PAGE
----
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Cambodia is a Southeast Asian country located along the Indochinese mainland between Vietnam and Thailand. The country is largely made up of great rivers and plans within vital river trade routes and land areas that link to the countries of India and China.
Total Area: 69,900 square miles
Capital City: Phnom Penh
Largest Cities by Population: Phnom Penh, Takeo, Sihanoukville, Battambang, and Siem Reap
Government: Constitutional Monarchy
Language: Khmer. Some people still use French while English fluency is also improving.
Currency: Riel (KHR)
Main Religions: Buddhism
Weather and Climate: The country experiences tropical monsoon with dry season occurring from November until May and rainy season June to October.
National Anthem: Nokor Reach
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Visiting the capital city of Phnom Penh will show the strong influences of France and the United States. The major language widely spoken in Cambodia is the Khmer language from the Mon-Khmer subfamily of the Austroasiatic language. A minority of locals who speak Chinese and Vietnamese exists.
Many of the locals here are Theravada Buddhists. The country forbids any religious practices under the Khmer Rouge until it was reinstated as the state’s religion in 1993. While the popularity of the religion is not as pronounced as in 1975, many Buddhist ideals are still present in the culture and society of Cambodians, including gentleness, conservatism, individualism, and non-importance of material wealth.
Urban and rural Cambodians have sharp differences, which had gradually subsided over the years as more rural Cambodians have occupied urban areas and learned many of the urban lifestyles. Still, urbanized cities have a much faster way of life than the provinces.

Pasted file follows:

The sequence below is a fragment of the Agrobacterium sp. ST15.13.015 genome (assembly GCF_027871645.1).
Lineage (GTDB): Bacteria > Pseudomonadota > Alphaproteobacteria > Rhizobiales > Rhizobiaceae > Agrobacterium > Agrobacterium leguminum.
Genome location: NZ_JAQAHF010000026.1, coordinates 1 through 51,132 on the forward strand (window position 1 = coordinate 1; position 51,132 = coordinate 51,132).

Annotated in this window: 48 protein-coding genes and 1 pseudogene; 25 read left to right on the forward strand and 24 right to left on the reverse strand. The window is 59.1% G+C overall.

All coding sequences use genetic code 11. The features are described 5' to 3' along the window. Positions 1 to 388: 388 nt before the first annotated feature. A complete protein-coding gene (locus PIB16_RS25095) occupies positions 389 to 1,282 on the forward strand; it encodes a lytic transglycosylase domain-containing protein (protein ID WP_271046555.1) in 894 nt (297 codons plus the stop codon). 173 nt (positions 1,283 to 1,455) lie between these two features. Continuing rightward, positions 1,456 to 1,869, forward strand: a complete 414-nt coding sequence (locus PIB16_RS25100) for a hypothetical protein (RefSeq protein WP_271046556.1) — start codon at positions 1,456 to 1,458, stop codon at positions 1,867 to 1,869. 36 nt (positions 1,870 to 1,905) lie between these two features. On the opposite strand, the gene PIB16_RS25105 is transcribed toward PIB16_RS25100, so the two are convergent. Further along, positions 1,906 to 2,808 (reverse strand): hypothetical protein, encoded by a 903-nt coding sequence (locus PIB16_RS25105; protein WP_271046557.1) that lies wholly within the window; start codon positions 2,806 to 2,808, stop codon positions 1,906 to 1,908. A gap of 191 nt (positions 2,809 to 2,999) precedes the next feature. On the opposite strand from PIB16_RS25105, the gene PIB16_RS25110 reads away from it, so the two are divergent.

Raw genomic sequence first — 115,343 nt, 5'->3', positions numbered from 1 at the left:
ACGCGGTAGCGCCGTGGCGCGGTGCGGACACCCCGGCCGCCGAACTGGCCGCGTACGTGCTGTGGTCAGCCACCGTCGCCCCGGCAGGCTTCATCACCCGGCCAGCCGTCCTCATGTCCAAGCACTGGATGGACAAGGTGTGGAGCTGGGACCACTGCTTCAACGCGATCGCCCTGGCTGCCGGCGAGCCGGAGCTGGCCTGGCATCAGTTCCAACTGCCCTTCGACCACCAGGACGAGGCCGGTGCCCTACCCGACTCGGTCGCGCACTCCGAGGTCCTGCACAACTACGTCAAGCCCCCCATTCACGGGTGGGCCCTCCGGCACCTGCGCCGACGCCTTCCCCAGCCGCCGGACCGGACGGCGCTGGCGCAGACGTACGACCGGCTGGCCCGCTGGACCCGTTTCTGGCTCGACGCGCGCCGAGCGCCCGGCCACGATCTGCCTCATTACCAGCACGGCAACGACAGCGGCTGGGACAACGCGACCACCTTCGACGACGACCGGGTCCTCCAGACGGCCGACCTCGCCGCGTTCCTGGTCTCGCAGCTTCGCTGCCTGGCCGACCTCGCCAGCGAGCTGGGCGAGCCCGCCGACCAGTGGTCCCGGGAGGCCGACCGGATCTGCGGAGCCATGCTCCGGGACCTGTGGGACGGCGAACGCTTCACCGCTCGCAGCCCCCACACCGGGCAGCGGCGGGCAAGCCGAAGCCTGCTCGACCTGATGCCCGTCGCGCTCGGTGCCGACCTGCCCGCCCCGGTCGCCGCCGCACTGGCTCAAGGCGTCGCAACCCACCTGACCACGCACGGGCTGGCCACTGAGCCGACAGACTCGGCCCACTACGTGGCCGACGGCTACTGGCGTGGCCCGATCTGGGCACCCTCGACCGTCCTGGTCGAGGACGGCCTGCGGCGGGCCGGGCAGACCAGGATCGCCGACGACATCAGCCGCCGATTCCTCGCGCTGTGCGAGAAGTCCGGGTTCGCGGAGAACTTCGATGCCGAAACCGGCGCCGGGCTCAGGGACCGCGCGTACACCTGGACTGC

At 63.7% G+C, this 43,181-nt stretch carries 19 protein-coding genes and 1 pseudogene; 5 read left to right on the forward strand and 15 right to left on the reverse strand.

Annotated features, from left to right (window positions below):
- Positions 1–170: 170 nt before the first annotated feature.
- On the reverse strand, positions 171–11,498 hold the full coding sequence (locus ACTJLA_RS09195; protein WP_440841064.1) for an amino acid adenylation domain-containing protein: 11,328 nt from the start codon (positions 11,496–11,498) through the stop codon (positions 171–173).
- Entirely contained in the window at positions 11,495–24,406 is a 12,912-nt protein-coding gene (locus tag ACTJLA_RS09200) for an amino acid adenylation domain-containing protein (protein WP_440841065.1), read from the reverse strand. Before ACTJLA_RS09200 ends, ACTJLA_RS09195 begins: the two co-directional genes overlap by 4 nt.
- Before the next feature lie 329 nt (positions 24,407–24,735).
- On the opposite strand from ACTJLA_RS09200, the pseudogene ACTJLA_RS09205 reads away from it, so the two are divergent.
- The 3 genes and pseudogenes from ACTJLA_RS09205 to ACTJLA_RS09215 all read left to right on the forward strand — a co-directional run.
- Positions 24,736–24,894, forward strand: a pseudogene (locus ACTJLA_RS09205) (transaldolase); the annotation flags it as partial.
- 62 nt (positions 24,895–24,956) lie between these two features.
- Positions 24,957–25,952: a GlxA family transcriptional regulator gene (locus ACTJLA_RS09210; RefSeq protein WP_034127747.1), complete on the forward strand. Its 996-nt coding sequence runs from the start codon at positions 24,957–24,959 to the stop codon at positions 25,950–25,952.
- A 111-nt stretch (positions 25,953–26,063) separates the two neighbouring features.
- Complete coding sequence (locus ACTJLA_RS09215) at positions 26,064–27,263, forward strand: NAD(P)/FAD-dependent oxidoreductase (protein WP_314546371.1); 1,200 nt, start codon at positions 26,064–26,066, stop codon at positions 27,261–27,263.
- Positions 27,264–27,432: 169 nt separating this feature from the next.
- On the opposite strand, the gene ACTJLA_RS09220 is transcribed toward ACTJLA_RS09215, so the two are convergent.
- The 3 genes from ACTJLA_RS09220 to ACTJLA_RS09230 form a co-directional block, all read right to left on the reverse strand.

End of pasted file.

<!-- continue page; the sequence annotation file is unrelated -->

The major transportation system used in Cambodia are the main roads and inland waterways. The country also has railroads, domestic shipping, and civil air facilities. Although most of the maritime commerce in the country are provided by foreign vessels.
Cambodia’s road network is a product of French design and construction in an effort to connect agricultural lands to the Port of Saigon. Most of the roads in the country are not paved and only have crushed stone or gravel grading.
The country’s inland waterways span 1,200miles, which traverses a large part of the Mekong and Tonle Sap systems.
A large part of Cambodia’s economy lies in agriculture. It is the biggest source of the gross domestic product and workforce. Rice remains the major crop as it is also the local’s principal commodity. Most of the rice is grown in the cultivated land areas of Tonle Sap and Mekong. Despite being a major crop, the country only produces only one type of rice crop annually because of the limited irrigation system for double cropping. The country also has limited availability of land for cultivation since a large part of the fields still has landmines because of warfare. Other food products in the country include corn, cassava, soybeans, sugarcane, and coconuts.
Other major industries of the country include textile and garments, rubber, cement, beverage, gem mining, and food processing.
Tourism is one of the country’s most important source of Cambodia’s economy. The country’s most popular locations include Angkor, Koh Her, Banteay Srei, Koh Kier, Kratie, Tonle Sap, Silver Pagoda, Bokor Hill Station, Sihanoukville, and Siem Reap, among others.
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